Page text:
Breaking the Rep Factory—There Is a Better Way

How can you as a pharma leader break the “rep factory” cycle to drive better performance? The answer lies in communication and reversing your thinking about how you train and develop professional communicators within your organization. This is not based on opinion but decades of work in neuroscience by thought leaders around the globe. Jeff Bloomfield, the author of Story Based Selling and NeuroSelling®, has worked with organizations around the world to activate performance by applying neuroscience principles to help individuals communicate with more purpose, power, and impact. Both Jeff and I have spent a combined 40+ years in the pharmaceutical and biotech industries, so with that experience and the science to back it up, this article will explore three primary areas:

  1. To break the cycle, we must understand it and why it’s ineffective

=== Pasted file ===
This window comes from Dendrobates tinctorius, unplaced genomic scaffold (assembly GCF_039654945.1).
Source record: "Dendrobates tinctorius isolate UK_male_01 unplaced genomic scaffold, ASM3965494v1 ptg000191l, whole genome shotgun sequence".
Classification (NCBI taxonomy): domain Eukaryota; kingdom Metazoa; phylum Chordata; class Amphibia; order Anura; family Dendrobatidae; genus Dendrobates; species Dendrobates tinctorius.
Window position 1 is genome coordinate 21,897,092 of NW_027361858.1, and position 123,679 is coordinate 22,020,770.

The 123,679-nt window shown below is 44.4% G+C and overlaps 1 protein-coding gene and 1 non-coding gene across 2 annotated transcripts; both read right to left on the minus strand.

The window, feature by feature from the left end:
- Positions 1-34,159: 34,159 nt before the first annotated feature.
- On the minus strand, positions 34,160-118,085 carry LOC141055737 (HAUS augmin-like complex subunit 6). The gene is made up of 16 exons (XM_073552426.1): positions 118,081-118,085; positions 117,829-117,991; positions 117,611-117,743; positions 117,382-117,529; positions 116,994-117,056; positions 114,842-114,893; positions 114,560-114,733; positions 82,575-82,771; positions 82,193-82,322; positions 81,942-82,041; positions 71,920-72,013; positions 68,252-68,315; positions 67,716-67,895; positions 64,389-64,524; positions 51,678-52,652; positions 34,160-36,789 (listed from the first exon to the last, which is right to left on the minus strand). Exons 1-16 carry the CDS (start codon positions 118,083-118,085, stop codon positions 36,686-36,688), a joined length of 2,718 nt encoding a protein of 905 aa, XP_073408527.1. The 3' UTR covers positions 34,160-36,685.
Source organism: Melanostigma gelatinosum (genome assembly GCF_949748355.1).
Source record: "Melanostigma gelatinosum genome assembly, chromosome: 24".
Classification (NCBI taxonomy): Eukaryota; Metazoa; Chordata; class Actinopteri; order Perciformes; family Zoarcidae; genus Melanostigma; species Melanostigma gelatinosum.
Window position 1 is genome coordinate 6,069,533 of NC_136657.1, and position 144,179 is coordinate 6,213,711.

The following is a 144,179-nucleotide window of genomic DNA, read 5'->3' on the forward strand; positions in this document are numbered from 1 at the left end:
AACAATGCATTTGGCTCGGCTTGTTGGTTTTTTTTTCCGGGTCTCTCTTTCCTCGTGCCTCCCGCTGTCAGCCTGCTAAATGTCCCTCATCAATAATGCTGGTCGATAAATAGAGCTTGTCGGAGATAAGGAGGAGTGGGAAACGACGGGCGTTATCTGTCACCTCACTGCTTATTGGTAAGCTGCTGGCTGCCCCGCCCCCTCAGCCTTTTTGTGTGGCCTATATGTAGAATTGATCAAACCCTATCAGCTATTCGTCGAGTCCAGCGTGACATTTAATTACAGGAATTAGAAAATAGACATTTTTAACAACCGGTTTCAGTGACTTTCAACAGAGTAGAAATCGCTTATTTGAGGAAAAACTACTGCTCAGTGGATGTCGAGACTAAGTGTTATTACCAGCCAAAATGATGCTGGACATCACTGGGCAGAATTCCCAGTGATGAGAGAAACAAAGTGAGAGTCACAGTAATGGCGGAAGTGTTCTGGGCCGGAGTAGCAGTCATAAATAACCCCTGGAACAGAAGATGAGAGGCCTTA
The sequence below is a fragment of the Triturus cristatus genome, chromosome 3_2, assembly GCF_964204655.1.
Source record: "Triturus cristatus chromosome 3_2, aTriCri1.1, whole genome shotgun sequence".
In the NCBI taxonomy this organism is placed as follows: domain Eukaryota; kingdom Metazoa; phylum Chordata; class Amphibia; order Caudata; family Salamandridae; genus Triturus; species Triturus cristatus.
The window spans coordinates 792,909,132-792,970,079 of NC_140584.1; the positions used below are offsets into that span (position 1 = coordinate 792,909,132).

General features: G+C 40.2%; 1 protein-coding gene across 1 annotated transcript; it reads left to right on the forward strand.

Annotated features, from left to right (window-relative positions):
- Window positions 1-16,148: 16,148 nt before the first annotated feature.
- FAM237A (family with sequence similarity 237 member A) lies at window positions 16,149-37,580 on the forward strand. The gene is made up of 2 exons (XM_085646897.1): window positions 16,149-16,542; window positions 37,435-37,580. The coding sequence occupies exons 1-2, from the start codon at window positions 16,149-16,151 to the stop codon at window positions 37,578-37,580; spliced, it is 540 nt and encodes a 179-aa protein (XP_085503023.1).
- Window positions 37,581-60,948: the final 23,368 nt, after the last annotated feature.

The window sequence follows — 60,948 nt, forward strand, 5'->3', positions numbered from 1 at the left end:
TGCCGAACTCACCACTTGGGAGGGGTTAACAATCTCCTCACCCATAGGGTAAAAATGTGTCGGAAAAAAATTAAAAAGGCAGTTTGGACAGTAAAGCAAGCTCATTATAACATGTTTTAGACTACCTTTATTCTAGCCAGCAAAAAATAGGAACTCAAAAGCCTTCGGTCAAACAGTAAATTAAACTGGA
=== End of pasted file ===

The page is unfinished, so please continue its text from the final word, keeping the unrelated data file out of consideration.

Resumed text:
2. To do something different, we must understand the science
  3. To activate change, we must have an approach and act on it

Breaking the Cycle

See if this is a common narrative for you. You work hard to recruit and hire a new sales professional. The individual may be fresh to the industry, or they may be coming to you from another company. To compound the intensity of the hiring process, you also feel the pain of losing employees, and the time investment it takes to get a new team member up and running. But you do your job and get the new employee on board and into your pharmaceutical “rep factory” cycle.

The basic checklist for this familiar process is something like (Figure 1):

  • Hire Sales Team
  • Weeks of Home Study and Conference Calls
  • Distribute Disease State Backgrounders
  • Review Product Clinical Backgrounders
  • Package Insert Training